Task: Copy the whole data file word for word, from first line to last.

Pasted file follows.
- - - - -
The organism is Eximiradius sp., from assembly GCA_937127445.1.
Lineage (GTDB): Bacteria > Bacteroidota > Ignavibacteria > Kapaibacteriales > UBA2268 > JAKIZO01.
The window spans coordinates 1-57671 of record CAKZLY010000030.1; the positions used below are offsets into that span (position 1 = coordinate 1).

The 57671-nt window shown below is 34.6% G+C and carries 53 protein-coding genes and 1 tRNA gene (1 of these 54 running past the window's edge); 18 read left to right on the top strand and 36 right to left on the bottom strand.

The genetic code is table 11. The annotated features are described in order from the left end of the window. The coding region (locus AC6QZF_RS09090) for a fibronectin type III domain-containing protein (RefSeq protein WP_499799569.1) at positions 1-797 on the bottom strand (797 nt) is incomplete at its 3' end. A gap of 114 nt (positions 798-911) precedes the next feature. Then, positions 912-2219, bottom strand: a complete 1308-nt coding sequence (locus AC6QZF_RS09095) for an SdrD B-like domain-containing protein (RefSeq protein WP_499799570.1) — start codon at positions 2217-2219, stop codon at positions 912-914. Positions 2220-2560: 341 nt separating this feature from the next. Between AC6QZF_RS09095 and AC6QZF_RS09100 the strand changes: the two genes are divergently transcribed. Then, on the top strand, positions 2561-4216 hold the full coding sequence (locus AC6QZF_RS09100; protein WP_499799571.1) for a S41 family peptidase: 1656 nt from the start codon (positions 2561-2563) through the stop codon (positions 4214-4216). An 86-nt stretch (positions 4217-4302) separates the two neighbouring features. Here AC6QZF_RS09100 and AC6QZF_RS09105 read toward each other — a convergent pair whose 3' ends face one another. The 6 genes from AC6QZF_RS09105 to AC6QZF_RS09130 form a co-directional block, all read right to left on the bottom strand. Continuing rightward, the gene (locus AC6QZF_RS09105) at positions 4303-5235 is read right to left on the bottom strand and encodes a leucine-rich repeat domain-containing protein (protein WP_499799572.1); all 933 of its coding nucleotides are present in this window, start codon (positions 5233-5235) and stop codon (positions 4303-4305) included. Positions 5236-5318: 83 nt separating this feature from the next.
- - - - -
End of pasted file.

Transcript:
The organism is Eximiradius sp., from assembly GCA_937127445.1.
Lineage (GTDB): Bacteria > Bacteroidota > Ignavibacteria > Kapaibacteriales > UBA2268 > JAKIZO01.
The window spans coordinates 1-57671 of record CAKZLY010000030.1; the positions used below are offsets into that span (position 1 = coordinate 1).

The 57671-nt window shown below is 34.6% G+C and carries 53 protein-coding genes and 1 tRNA gene (1 of these 54 running past the window's edge); 18 read left to right on the top strand and 36 right to left on the bottom strand.

The genetic code is table 11. The annotated features are described in order from the left end of the window. The coding region (locus AC6QZF_RS09090) for a fibronectin type III domain-containing protein (RefSeq protein WP_499799569.1) at positions 1-797 on the bottom strand (797 nt) is incomplete at its 3' end. A gap of 114 nt (positions 798-911) precedes the next feature. Then, positions 912-2219, bottom strand: a complete 1308-nt coding sequence (locus AC6QZF_RS09095) for an SdrD B-like domain-containing protein (RefSeq protein WP_499799570.1) — start codon at positions 2217-2219, stop codon at positions 912-914. Positions 2220-2560: 341 nt separating this feature from the next. Between AC6QZF_RS09095 and AC6QZF_RS09100 the strand changes: the two genes are divergently transcribed. Then, on the top strand, positions 2561-4216 hold the full coding sequence (locus AC6QZF_RS09100; protein WP_499799571.1) for a S41 family peptidase: 1656 nt from the start codon (positions 2561-2563) through the stop codon (positions 4214-4216). An 86-nt stretch (positions 4217-4302) separates the two neighbouring features. Here AC6QZF_RS09100 and AC6QZF_RS09105 read toward each other — a convergent pair whose 3' ends face one another. The 6 genes from AC6QZF_RS09105 to AC6QZF_RS09130 form a co-directional block, all read right to left on the bottom strand. Continuing rightward, the gene (locus AC6QZF_RS09105) at positions 4303-5235 is read right to left on the bottom strand and encodes a leucine-rich repeat domain-containing protein (protein WP_499799572.1); all 933 of its coding nucleotides are present in this window, start codon (positions 5233-5235) and stop codon (positions 4303-4305) included. Positions 5236-5318: 83 nt separating this feature from the next.